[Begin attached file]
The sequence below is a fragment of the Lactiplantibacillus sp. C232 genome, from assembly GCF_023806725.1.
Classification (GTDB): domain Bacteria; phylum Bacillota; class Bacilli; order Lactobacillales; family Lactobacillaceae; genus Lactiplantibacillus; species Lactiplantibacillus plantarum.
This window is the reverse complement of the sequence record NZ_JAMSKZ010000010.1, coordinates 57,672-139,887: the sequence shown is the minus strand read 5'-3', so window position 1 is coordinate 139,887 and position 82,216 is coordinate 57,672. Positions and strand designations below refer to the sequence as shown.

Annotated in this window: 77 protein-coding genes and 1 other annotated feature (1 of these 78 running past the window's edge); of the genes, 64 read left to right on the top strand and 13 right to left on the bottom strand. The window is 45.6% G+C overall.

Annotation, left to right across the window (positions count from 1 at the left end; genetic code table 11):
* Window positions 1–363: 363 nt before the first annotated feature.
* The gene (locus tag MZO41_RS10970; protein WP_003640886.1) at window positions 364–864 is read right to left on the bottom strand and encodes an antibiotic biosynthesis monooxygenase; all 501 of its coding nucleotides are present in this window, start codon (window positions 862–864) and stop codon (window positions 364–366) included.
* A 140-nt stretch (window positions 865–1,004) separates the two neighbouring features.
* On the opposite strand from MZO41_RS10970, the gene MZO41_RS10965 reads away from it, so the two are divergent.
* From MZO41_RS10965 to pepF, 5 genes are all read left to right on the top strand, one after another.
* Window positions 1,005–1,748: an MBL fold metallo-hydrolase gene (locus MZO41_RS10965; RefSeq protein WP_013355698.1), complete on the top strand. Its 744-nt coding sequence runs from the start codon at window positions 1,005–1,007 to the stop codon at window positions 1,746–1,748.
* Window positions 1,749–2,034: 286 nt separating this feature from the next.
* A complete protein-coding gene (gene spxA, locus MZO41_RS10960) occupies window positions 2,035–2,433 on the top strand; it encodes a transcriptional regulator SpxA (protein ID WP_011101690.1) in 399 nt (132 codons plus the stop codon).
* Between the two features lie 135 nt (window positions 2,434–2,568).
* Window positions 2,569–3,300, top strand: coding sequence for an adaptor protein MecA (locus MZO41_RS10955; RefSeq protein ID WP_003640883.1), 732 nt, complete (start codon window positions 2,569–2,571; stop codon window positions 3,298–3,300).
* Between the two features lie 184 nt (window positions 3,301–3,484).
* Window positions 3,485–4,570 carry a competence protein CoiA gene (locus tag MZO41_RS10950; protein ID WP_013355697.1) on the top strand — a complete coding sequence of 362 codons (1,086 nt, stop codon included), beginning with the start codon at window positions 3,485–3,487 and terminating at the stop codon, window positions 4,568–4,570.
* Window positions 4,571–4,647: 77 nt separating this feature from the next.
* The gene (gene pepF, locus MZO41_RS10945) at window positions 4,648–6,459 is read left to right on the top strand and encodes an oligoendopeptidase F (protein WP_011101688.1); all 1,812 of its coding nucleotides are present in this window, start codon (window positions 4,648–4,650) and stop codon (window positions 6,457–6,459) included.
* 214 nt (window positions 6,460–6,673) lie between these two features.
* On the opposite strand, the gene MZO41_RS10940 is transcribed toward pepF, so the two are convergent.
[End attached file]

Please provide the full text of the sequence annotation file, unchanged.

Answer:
The sequence below is a fragment of the Lactiplantibacillus sp. C232 genome, from assembly GCF_023806725.1.
Classification (GTDB): domain Bacteria; phylum Bacillota; class Bacilli; order Lactobacillales; family Lactobacillaceae; genus Lactiplantibacillus; species Lactiplantibacillus plantarum.
This window is the reverse complement of the sequence record NZ_JAMSKZ010000010.1, coordinates 57,672-139,887: the sequence shown is the minus strand read 5'-3', so window position 1 is coordinate 139,887 and position 82,216 is coordinate 57,672. Positions and strand designations below refer to the sequence as shown.

Annotated in this window: 77 protein-coding genes and 1 other annotated feature (1 of these 78 running past the window's edge); of the genes, 64 read left to right on the top strand and 13 right to left on the bottom strand. The window is 45.6% G+C overall.

Annotation, left to right across the window (positions count from 1 at the left end; genetic code table 11):
* Window positions 1–363: 363 nt before the first annotated feature.
* The gene (locus tag MZO41_RS10970; protein WP_003640886.1) at window positions 364–864 is read right to left on the bottom strand and encodes an antibiotic biosynthesis monooxygenase; all 501 of its coding nucleotides are present in this window, start codon (window positions 862–864) and stop codon (window positions 364–366) included.
* A 140-nt stretch (window positions 865–1,004) separates the two neighbouring features.
* On the opposite strand from MZO41_RS10970, the gene MZO41_RS10965 reads away from it, so the two are divergent.
* From MZO41_RS10965 to pepF, 5 genes are all read left to right on the top strand, one after another.
* Window positions 1,005–1,748: an MBL fold metallo-hydrolase gene (locus MZO41_RS10965; RefSeq protein WP_013355698.1), complete on the top strand. Its 744-nt coding sequence runs from the start codon at window positions 1,005–1,007 to the stop codon at window positions 1,746–1,748.
* Window positions 1,749–2,034: 286 nt separating this feature from the next.
* A complete protein-coding gene (gene spxA, locus MZO41_RS10960) occupies window positions 2,035–2,433 on the top strand; it encodes a transcriptional regulator SpxA (protein ID WP_011101690.1) in 399 nt (132 codons plus the stop codon).
* Between the two features lie 135 nt (window positions 2,434–2,568).
* Window positions 2,569–3,300, top strand: coding sequence for an adaptor protein MecA (locus MZO41_RS10955; RefSeq protein ID WP_003640883.1), 732 nt, complete (start codon window positions 2,569–2,571; stop codon window positions 3,298–3,300).
* Between the two features lie 184 nt (window positions 3,301–3,484).
* Window positions 3,485–4,570 carry a competence protein CoiA gene (locus tag MZO41_RS10950; protein ID WP_013355697.1) on the top strand — a complete coding sequence of 362 codons (1,086 nt, stop codon included), beginning with the start codon at window positions 3,485–3,487 and terminating at the stop codon, window positions 4,568–4,570.
* Window positions 4,571–4,647: 77 nt separating this feature from the next.
* The gene (gene pepF, locus MZO41_RS10945) at window positions 4,648–6,459 is read left to right on the top strand and encodes an oligoendopeptidase F (protein WP_011101688.1); all 1,812 of its coding nucleotides are present in this window, start codon (window positions 4,648–4,650) and stop codon (window positions 6,457–6,459) included.
* 214 nt (window positions 6,460–6,673) lie between these two features.
* On the opposite strand, the gene MZO41_RS10940 is transcribed toward pepF, so the two are convergent.